There has been a marked decline in recent years in the amount of trade paper offered for discount. The banks have therefore been compelled to look to other bases of security for their loans. The collateral loan based upon such security as stocks and bonds has come into wide use, but loaning upon merchandise has been regarded in some quarters as a kind of pawnbroking. Merchandise stored under adequate warehousing systems may, however, offer a perfectly safe form of collateral and this type of collateral is likely to have considerable development in the future. Already in the larger cities some of the banks in the wholesale districts carry large lines of loans on merchandise.

A bill of lading is a written acknowledgment by a railroad or other carrier of the receipt of goods for transportation. Since it is negotiable, and represents actual property, the bill of lading is a very safe kind of security. These bills are used extensively in connection with bills of exchange or drafts which they serve to secure. For instance, A, of New York, sells a bill of goods to B, of Chicago, subject to draft at thirty days. A attaches the bill of lading given to him by the railroad when he ships the goods, to the draft drawn either in his own favor or in favor of his bank and takes them to the bank. The bank forwards the draft with the bill of lading to its agent or correspondent in Chicago, who presents the draft to B for acceptance. Upon being notified by the Chicago correspondent that B has accepted the draft, the New York bank advances the money to A. Possibly, A may get immediate use of the proceeds of the draft upon depositing it. Ordinarily the bank is safe in advancing the money to A, since it retains title to the bill of lading until its Chicago correspondent secures B's acceptance of the draft, which is his promise to pay in thirty days. B cannot, at least he should not, get possession of the goods without the bill of lading which the Chicago correspondent surrenders to him only after he has accepted the draft. The "acceptance" is in effect double-name paper, secured by actual merchandise the evidence of which, the bill of lading, has passed through the hands of the bank. At maturity the acceptance will be collected by the Chicago correspondent of the New York bank and forwarded probably in the form of a bank draft. If B fails to meet the acceptance at maturity, the bank can recover from A.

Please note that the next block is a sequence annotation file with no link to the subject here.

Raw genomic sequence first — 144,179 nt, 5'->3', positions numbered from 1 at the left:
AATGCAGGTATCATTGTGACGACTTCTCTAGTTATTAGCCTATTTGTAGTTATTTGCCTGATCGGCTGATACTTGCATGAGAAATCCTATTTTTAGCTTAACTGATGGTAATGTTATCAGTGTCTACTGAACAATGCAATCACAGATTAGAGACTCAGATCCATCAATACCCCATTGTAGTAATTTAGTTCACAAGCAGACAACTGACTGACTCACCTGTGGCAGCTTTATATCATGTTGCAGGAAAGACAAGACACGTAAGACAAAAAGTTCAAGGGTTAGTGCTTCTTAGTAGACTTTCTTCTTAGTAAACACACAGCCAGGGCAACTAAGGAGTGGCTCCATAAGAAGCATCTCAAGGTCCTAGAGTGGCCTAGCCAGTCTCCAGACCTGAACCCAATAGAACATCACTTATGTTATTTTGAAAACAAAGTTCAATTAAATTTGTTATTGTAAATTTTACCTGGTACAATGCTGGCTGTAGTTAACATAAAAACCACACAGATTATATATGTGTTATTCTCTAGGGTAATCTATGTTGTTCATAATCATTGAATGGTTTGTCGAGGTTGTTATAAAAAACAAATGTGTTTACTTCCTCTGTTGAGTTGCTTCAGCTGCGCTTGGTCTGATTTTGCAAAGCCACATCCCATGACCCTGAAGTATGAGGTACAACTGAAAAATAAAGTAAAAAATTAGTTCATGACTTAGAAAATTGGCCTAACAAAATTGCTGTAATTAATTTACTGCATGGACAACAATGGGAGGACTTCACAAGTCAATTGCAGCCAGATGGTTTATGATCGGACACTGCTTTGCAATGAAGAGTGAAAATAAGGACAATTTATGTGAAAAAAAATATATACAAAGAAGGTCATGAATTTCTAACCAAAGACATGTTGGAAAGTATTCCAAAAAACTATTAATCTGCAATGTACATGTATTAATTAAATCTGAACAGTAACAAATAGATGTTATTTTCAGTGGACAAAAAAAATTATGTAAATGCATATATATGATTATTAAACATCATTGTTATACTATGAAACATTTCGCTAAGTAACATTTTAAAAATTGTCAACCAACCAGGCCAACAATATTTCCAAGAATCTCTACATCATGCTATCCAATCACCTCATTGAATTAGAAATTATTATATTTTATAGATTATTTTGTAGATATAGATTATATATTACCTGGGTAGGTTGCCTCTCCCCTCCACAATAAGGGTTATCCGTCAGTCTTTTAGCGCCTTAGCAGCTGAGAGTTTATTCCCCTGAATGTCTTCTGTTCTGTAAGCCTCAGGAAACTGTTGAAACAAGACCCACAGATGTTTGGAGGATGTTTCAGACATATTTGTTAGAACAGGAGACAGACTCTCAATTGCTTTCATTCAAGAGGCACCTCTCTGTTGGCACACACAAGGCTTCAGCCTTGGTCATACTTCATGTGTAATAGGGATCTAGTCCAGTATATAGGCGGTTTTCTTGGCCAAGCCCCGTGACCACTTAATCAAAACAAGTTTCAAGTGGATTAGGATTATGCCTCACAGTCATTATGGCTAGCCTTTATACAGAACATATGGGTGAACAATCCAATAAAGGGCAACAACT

The bulk of the cotton crop and a considerable part of the grain crop and other products are financed in this way. A few years ago a New York bank reported the handling of bills of lading representing over one hundred different products. Recognizing the importance of this branch of the banking business, and the abuses and frauds attending the use of bills of lading, the American Bankers' Association has for years tried to secure national legislation to protect banks against losses in handling this class of security. Several states have enacted a uniform hill of lading law suggested by the Association.

Another form of collateral which is coming largely into use is the life insurance policy. The older policies in the straight life or endowment form were not desirable as collateral to a loan because the lender might have to keep up the premium payments and wait for years to get his money back. The modern policy with a cash surrender value is better suited for use as collateral. A bank can safely loan on such a policy up to its cash surrender value at the time, for it practically amounts to a demand certificate upon the insurance company. Moreover, as additional premiums are paid the margin of security constantly improves.